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After consecutive years of growth, Beirut Airport finally back on pre-war track

VIP terminal and other projects expected to revitalize the sector

In case any doubts remain, Beirut International Airport has officially made its comeback from the civil war, welcoming more arrivals in 2003 than any other year in its history. And with continued record growth projected this year, and a dizzying number of new projects planned for the coming weeks and months, 2004 could prove even more pivotal.

Hamdi Chouk, Lebanon's civil aviation chief, says a series of sweeping new reforms are expected to catapult the recently completed facility "into the next era."

An unprecedented drive for deregulation, enhanced relations with the European Union, and a horde of investment opportunities emerging from the opening of a VIP jet terminal - expected to be the only one of its kind in the Middle East - are just some developments that could easily boost activity and profits to levels not witnessed since the height of the local industry's heyday in the 1970s.

"This is a very, very important year for civil aviation," Chouk said during an interview with The Daily Star. "For the first time, we might see 25 aircraft at all 25 gates at the same time," he added, projecting at least a 20 percent jump in traffic over last year.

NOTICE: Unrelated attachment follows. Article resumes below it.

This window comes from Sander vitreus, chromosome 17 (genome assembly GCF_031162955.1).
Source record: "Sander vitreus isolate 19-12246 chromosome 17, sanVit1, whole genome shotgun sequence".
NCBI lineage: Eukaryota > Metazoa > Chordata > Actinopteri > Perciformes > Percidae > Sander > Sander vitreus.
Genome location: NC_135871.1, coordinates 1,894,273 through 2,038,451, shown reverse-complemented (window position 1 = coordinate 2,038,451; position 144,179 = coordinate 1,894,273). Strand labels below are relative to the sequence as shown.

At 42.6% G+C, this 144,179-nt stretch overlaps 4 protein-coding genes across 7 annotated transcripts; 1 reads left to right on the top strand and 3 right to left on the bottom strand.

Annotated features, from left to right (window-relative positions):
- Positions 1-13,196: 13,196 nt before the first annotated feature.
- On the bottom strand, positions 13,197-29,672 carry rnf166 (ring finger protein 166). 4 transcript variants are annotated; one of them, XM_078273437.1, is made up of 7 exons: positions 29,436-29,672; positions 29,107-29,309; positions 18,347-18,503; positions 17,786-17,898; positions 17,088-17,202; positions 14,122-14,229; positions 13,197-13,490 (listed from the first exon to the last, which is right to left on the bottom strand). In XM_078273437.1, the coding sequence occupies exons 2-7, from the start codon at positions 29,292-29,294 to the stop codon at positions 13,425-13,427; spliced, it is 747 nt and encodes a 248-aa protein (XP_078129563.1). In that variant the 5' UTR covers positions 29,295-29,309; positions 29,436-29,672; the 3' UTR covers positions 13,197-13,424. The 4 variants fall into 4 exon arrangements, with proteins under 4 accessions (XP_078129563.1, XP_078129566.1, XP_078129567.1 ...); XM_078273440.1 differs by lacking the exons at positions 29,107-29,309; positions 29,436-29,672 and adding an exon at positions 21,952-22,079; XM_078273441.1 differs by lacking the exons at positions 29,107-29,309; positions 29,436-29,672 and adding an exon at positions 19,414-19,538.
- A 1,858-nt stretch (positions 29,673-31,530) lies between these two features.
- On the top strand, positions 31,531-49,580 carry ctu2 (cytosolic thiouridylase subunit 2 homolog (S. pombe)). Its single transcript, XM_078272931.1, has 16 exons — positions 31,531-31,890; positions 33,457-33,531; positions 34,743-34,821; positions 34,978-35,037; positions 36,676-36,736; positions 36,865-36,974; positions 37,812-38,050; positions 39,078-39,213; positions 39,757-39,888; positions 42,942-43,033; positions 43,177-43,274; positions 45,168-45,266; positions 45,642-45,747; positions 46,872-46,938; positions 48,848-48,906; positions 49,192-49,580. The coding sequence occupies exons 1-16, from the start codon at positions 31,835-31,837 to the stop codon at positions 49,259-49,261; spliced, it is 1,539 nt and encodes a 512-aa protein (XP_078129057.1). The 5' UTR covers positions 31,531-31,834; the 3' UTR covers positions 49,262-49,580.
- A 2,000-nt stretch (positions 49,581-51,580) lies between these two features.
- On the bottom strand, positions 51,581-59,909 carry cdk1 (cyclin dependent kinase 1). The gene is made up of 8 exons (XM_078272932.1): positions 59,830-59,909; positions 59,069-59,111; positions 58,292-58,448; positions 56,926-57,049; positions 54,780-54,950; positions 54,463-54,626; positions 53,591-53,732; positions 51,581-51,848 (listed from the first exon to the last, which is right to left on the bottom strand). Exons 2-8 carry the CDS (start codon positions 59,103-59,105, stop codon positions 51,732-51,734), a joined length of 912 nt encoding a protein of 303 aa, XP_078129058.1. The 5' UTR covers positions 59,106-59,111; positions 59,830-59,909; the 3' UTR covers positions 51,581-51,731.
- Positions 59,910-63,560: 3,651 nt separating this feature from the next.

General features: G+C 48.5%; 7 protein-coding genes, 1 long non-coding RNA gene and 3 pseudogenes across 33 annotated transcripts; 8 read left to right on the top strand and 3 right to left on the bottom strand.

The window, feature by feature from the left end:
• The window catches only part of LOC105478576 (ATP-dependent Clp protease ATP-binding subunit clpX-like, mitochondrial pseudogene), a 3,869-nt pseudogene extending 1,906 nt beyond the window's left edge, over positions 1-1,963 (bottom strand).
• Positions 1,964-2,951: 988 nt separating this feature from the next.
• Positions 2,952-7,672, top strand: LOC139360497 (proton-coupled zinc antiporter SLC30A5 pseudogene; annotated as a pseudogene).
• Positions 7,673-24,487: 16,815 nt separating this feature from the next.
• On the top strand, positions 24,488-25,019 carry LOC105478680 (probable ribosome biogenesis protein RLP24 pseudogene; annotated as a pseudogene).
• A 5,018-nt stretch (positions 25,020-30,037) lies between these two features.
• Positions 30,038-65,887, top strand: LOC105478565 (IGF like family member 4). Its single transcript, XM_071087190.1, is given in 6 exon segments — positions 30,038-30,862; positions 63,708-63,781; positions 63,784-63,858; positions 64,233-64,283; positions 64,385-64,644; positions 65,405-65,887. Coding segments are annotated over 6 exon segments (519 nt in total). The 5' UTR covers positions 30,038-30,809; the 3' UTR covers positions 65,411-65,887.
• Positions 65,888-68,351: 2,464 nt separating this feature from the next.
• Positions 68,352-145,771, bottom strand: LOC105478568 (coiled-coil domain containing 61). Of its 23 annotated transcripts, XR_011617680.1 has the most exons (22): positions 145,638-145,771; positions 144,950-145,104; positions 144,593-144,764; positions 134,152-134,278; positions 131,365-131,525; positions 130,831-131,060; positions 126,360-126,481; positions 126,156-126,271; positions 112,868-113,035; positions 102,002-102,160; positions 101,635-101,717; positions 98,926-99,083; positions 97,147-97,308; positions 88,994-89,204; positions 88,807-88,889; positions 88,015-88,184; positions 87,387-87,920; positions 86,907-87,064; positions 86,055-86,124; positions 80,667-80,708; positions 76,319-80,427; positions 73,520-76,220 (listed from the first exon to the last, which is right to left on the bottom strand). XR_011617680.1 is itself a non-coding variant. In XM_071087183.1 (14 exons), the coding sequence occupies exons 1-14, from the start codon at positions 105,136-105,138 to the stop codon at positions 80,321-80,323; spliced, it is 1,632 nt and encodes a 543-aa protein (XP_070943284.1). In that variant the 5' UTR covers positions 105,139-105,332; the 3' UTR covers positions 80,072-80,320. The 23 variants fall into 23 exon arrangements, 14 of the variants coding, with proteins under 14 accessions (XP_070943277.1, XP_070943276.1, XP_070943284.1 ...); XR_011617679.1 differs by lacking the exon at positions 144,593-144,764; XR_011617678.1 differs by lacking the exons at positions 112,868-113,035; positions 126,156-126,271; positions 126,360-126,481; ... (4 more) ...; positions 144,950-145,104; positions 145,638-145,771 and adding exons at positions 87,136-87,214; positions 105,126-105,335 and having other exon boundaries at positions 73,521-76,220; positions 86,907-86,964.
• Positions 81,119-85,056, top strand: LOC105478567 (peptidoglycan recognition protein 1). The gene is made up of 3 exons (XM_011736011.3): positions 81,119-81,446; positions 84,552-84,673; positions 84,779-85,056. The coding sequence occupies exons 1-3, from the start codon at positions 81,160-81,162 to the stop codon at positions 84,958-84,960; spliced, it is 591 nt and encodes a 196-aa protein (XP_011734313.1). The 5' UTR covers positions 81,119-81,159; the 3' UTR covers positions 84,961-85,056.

The former NASA researcher and pilot says he's "very optimistic" about making critical progress toward the airport's 20-year modernization plan, which includes an elaborate cargo village and state of the art private jet hangar facility. In the coming months, Chouk says Parliament will finally be willing to grant the airport its longstanding demand for financial and administrative autonomy, a trend sweeping the industry worldwide.

This will mean more efficiency, profitability and the historic cancellation of the director-general's office - called for by a 2002 government decree which will replace it with two all-new entities: the Lebanese Civil Aviation Authority, which will serve an independent regulatory and policy-making agency; and the Beirut Airport Corporation, which will handle day-to-day operations.

"This is the wave of the future ... when we achieve these reforms, we can fly, as they say, 'supersonic' into our goals; but now we are locked by the system of government, where it takes 50 to 60 signatures to approve just one new service."

Red tape aside, signs of post-war openness have been more visible ever since 1998, when the first stage of $430 million facility was inaugurated. Passenger traffic was up by 20 percent last year, when the number of airlines coming to Beirut jumped from 35 to 54, airport revenue climbed from $70 to $90 million and private charter traffic soared by 140 percent over 2001.

Chouk attributes recent gains to the "open skies" policy, which was implemented in 2002 to lift restrictions on incoming passengers and aircraft. "It has put us on a world map in terms of being a country with a system that is liberal and open toward deregulation ... and it has led Europe to consider Lebanon as the number one country in the region to renegotiate bilateral agreements."